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NEWS & EVENTS

A Dream Come True

By Lucy McFadden, Dawn Co-Investigator, University of Maryland

  Dr. Lucy McFadden, Dawn Co-Investigator and Education and Public Outreach lead
  Dr. Lucy McFadden, Dawn Co-Investigator and Education and Public Outreach (E/PO) lead
Photo credit: M. Keiding, 2007

February 2008 -- I first heard about searching for meteorites in Antarctica when I was in graduate school over 25 years ago. It was in 1969 that glaciologists from the Japanese Antarctic Research Expedition first realized that glaciers and their ice flow result in a concentration of meteorites at the surface (see Figure 1).

I commented to my thesis advisor that I would go search for meteorites myself some day. His response was that by the time I finished my graduate work, all of the meteorites would have been found. I focused on my graduate work, completely missing the humor in his remark and not knowing then whether or not he would be right. I received my PhD, continued in my research career, married and raised a family. 

A program funded by the U.S. National Science Foundation began searching for meteorites in Antarctica in 1976 and has continued to do so almost every year since.  Time has proven my thesis advisor wrong about finding all of the meteorites there; it is a big continent (see Figure 2) spanning 14 million square kilometers (5.4 million square miles).



An aerial view of the continent of Antarctica   Map of the continent of Antarctica
Fig. 1: An aerial view of the continent of Antarctica.
Photo credit: L. McFadden 2008
  Fig. 2: Map of the continent of Antarctica, orthographic projection of a satellite composite. Credit: NASA Blue Marble data set.

It wasn’t until 2006, when I found myself seated at a meeting with Ralph Harvey, the head of the Antarctic Search for Meteorites (ANSMET) program, that it dawned on me that with my children both in college and living on their own, I could now seek the opportunity to pursue my dream of searching for meteorites. My husband said that he would be happy to hear about my adventure from the comfort of our home in Maryland and expressed his excitement about such an adventure even though it meant not celebrating the holiday season with family. I wrote Prof. Harvey expressing my interest and felt very fortunate to have been invited to participate in the 2007-2008 ANSMET season. Thus began my 10-week sabbatical from my daily work at U. Maryland’s Astronomy Department, an adventure in a cold, dry and remote part of the planet, and a very rewarding service to the pursuit of science and understanding of the material from the early solar system.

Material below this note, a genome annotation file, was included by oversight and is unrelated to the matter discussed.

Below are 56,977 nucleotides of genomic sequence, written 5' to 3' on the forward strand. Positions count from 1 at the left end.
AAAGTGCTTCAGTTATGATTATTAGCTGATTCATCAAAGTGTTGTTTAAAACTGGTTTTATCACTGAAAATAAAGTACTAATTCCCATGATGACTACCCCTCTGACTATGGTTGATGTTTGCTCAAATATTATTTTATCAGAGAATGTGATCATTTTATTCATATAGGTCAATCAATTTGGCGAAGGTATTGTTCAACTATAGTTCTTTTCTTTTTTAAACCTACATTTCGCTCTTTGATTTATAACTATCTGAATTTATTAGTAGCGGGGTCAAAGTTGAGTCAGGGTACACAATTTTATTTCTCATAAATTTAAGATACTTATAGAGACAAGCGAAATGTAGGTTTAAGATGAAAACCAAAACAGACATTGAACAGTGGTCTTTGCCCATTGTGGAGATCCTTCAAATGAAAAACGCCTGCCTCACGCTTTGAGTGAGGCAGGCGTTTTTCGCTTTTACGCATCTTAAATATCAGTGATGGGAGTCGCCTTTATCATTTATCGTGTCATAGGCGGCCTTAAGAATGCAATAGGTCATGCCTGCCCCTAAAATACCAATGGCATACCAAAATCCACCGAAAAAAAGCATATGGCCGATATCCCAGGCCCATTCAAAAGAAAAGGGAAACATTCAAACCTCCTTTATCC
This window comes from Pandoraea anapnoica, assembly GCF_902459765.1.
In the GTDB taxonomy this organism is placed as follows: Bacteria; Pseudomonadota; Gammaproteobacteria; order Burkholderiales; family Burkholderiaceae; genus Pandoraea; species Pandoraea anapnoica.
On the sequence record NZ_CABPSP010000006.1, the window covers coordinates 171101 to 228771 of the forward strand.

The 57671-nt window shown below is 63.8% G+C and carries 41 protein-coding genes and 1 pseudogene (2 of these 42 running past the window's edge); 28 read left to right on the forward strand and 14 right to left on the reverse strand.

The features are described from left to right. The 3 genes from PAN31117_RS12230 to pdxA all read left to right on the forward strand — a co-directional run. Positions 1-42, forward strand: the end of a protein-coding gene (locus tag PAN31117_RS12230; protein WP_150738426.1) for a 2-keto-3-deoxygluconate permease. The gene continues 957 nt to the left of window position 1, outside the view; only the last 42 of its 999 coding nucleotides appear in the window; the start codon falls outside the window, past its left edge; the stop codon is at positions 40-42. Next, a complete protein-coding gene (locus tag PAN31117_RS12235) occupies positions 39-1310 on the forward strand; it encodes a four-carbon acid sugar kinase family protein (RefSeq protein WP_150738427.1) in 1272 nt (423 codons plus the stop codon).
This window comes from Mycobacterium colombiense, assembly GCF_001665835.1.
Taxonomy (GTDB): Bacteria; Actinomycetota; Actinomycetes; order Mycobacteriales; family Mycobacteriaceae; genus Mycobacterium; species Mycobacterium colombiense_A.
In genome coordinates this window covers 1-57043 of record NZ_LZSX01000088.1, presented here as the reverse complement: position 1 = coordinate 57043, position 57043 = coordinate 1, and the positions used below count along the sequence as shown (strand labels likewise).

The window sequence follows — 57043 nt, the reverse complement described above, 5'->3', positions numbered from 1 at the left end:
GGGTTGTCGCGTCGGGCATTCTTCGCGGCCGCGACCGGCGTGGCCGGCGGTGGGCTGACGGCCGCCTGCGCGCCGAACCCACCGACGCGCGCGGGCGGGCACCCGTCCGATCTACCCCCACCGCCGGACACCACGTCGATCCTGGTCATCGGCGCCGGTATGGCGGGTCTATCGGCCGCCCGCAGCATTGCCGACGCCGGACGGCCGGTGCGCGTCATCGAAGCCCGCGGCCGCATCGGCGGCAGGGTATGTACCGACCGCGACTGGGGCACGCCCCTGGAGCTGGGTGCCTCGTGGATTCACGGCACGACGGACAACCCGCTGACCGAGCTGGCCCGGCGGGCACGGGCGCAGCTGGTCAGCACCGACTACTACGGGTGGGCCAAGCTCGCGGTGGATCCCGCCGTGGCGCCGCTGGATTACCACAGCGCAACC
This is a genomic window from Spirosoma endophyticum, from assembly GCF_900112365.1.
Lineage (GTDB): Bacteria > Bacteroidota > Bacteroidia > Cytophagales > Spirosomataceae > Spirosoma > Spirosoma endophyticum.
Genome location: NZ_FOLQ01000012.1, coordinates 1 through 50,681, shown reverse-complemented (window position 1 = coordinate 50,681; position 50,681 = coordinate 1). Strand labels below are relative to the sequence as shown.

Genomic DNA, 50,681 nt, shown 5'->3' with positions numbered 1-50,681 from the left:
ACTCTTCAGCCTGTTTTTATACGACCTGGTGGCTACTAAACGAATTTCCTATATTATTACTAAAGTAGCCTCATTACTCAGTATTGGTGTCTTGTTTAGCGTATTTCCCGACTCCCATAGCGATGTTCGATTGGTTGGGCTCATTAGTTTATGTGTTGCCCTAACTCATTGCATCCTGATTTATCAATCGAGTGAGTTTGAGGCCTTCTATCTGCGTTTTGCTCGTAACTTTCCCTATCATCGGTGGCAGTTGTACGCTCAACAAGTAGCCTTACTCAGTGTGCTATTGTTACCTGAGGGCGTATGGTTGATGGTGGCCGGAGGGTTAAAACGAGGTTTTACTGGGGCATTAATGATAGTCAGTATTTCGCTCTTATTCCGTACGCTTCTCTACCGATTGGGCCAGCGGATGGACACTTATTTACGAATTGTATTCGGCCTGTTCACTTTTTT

Leaving the day after Thanksgiving (November 23, 2007), I flew to Los Angeles to meet up with six other members of the team. We then flew to Christchurch, New Zealand where the National Science Foundation deploys all participants in  the U.S. Antarctic Program.

McMurdo Station, on McMurdo Sound, Antarctica   Team members receive food from the walk-in freezer at McMurdo Station
Fig. 3a: McMurdo Station,  a frontier town on the McMurdo Sound,  supports all U.S. logistics for  the U.S. Antarctic Program.
Photo credit: L. McFadden, 2008
  Fig. 3b: Team members receive food from the walk-in freezer at McMurdo Station and store it in freezer boxes for our 45 days on the ice. Photo credit: M. Keiding, 2007

Our mountain guide, John Schutt, was already preparing for our 6.5 weeks camping on the ice in the Miller Range, from McMurdo Station, the logistics hub of the U.S. Antarctic Program. We spent one week at McMurdo training and preparing for our search season (see Figures 3 a & b) and were then flown with our snow mobiles and gear  “to the ice” (see Figure 4) on a Basler BT-67 plane (see Figures 5 a & b). 
Aerial view of Hockey cirque and the Ascent glacier   Unloading a snowmobile from the plane at the Miller Range   The Basler BT-67 plane and unloaded fuel barrels and camp gear
Fig. 4: Aerial view of Hockey cirque and the Ascent glacier, near our field camp in the Miller Range. Photo credit: M. Keiding, 2007   Fig. 5a: Unloading a snow mobile from the plane that transported us to our field camp at the Miller Range.
Photo credit: M. Keiding, 2007
  Fig. 5b: The Basler BT-67 plane and unloaded fuel barrels and camp gear.
Photo credit: M. Keiding 2007